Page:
If you build your program now, you should get a message that your designtime Farkles' grammars got precompiled. Hooray! Your app's startup time will be now much faster.
If you have marked your designtime Farkles as precompiled, using the precompiler is mandatory. Parsing will always eventually fail if you build a precompilable designtime Farkle without having used the precompiler.
The precompiler's behavior can be customized by the following MSBuild properties you can set in your project file:
FarkleGenerateHtml property uses Farkle's templating engine which is described in its own page.
Furthermore, Farkle's precompiler is based on Sigourney, which can be globally disabled by setting the
SigourneyEnable property to false.
The name "precompilable designtime Farkle" is a bit misleading, because these objects do not implement the
DesigntimeFarkle interface. This means that you cannot compose a precompilable designtime Farkle to form a bigger grammar, as you can do with an actual designtime Farkle. This incompatibility ensures that you are using the
markForPrecompile family of functions correctly, by applying them once at the end.
To get the actual designtime Farkle behind a precompilable one, you have to use the
let composable = precompilableDesigntime.InnerDesigntimeFarkle
Farkle's precompiler executes part of your project's code; the necessary static constructors to create your precompilable designtime Farkles. This code can do literally anything, but it is your responsibility to keep it short and without adverse side-effects. Similarly, it is your responsibility to not build untrusted projects that use the precompiler. Consuming 3rd-party libraries with precompiled grammars however will not execute arbitrary code on build.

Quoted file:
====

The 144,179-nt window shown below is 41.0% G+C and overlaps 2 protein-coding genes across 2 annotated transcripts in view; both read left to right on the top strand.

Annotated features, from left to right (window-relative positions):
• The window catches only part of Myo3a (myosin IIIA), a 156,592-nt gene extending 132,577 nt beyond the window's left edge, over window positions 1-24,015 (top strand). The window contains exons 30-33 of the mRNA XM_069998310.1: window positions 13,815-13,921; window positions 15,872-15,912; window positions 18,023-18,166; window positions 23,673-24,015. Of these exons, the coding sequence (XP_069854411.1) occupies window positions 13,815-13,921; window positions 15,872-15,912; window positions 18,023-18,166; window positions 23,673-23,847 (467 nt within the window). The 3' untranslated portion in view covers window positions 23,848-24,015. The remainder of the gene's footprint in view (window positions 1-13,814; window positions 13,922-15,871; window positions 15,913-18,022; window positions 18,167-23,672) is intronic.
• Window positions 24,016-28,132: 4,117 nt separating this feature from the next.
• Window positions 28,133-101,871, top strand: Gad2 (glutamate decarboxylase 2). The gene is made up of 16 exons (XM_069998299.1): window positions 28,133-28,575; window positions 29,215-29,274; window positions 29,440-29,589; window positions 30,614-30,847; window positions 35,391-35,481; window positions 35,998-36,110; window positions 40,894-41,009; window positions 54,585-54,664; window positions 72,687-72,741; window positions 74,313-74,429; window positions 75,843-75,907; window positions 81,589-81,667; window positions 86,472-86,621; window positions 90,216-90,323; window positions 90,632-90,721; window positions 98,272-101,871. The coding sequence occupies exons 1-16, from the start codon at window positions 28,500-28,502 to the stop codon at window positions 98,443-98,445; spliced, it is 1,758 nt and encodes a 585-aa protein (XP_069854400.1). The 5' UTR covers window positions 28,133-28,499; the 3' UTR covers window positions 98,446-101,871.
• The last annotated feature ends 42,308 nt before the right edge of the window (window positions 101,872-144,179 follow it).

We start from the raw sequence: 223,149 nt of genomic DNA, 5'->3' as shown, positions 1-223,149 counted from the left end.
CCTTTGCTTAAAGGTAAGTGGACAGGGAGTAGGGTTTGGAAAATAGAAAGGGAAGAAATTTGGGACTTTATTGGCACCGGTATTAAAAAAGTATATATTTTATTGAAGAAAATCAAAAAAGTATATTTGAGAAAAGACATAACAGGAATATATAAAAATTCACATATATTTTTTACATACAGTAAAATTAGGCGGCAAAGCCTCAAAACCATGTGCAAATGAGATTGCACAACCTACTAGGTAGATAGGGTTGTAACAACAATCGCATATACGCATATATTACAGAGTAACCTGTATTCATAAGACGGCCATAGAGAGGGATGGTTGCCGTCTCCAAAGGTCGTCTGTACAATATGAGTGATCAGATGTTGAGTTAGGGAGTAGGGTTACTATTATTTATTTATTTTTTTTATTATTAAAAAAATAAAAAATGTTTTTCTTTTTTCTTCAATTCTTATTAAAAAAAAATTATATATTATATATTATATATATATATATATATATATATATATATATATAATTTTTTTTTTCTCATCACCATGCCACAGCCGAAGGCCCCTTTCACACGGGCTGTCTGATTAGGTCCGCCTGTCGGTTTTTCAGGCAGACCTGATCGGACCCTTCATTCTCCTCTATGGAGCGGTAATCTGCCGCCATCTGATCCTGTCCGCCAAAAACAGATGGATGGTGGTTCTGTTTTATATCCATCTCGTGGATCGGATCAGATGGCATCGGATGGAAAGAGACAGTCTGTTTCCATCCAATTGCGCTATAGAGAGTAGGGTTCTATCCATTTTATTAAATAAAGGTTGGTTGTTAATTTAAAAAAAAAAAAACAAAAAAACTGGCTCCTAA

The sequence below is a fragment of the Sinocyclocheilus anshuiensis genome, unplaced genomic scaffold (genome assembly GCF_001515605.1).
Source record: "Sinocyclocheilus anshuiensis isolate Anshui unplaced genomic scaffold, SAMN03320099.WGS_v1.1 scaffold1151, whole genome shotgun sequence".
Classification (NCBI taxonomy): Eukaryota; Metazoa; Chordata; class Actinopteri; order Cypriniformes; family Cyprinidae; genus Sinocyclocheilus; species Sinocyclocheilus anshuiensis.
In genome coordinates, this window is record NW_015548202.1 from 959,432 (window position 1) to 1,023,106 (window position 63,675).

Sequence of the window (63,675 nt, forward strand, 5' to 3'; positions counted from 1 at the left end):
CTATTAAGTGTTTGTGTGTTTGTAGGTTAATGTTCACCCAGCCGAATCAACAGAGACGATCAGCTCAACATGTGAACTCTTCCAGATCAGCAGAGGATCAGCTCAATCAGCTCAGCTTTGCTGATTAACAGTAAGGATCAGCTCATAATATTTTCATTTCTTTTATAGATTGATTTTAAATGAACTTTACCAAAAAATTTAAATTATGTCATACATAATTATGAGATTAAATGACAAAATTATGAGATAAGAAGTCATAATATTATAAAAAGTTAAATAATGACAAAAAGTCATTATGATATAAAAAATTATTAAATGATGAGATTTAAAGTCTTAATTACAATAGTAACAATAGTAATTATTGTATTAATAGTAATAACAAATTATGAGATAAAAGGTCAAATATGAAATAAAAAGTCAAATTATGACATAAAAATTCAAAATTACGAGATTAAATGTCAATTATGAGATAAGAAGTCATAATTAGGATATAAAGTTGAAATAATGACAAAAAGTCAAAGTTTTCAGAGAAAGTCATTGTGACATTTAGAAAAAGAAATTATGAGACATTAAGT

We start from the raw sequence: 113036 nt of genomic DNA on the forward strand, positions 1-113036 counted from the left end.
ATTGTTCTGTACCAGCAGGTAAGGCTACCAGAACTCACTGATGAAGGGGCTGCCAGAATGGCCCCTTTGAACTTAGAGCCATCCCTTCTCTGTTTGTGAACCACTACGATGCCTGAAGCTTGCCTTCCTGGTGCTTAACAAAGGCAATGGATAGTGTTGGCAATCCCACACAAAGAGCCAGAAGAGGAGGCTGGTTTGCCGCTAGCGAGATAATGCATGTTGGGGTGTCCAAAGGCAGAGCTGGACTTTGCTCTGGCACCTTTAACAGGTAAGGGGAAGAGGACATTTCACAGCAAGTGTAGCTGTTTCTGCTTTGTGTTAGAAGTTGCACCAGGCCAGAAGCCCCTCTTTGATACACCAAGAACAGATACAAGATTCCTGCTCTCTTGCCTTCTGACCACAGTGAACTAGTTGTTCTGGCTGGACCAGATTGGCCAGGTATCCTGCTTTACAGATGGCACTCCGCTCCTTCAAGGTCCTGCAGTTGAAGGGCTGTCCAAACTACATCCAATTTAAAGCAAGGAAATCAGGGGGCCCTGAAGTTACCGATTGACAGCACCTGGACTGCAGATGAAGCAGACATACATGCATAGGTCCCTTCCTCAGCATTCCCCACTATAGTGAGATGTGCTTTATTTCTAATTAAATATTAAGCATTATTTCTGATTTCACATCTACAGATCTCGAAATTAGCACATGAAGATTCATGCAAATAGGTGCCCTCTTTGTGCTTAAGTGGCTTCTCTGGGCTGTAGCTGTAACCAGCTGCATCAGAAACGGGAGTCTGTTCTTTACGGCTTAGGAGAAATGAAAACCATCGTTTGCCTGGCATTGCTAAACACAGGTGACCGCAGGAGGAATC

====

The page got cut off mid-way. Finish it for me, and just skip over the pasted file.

Farkle's precompiler was made for grammars that are fixed, which is the reason it only works on static readonly fields: once you created it in your code, you cannot change it. Otherwise, what good would the precompiler be?
You can always call a non-deterministic function like
DateTime.Now that will make your designtime Farkle parse integers in the hexadecimal format in your birthday, and in the decimal format in all other days. If you build your app on your birthday, it will produce bizarre results on all the other days, and if you build it on a day other than your birthday, it will work every time, except on your birthday (the worst birthday present). Just don't do it. Farkle cannot be made to detect such things, and you are not getting any smarter by doing it.
And last but not least, the precompiler will not work when running a .NET Framework-based edition of MSBuild. This includes building from Visual Studio for Windows. The recommended way to build an app that uses the precompiler is through
dotnet build and its friends. A suggestion on Visual Studio Developer Community has been filed that would solve the problem but it won't be implemented anytime soon.
This doesn't mean that the precompiler won't work on .NET Framework assemblies; you have to use the SDK-style project format and build with the .NET Core SDK; it will normally work.
Note: Precompiling a .NET Framework assembly will load it to the .NET Core-based precompiler. While it sometimes works due to a .NET Core compatibility shim, don't hold your breath that it will always work and you'd better not precompile designtime Farkles in assemblies that use .NET Framework-only features. It might work, it might fail, who knows? And why are you still using the .NET Framework?
Rider however can use the precompiler with a simple workaround. Open its settings, go to "Build, Execution, Deployment", "Toolset and Build", "Use MSBuild version", and select an MSBuild executable from the .NET Core SDK (it typically has a
So I hope you enjoyed this little tutorial. If you did, don't forget to give Farkle a try, and maybe you feel especially precompiled today, and want to hit the star button as well. I hope that all of you have an wonderful day, and to see you soon. Goodbye!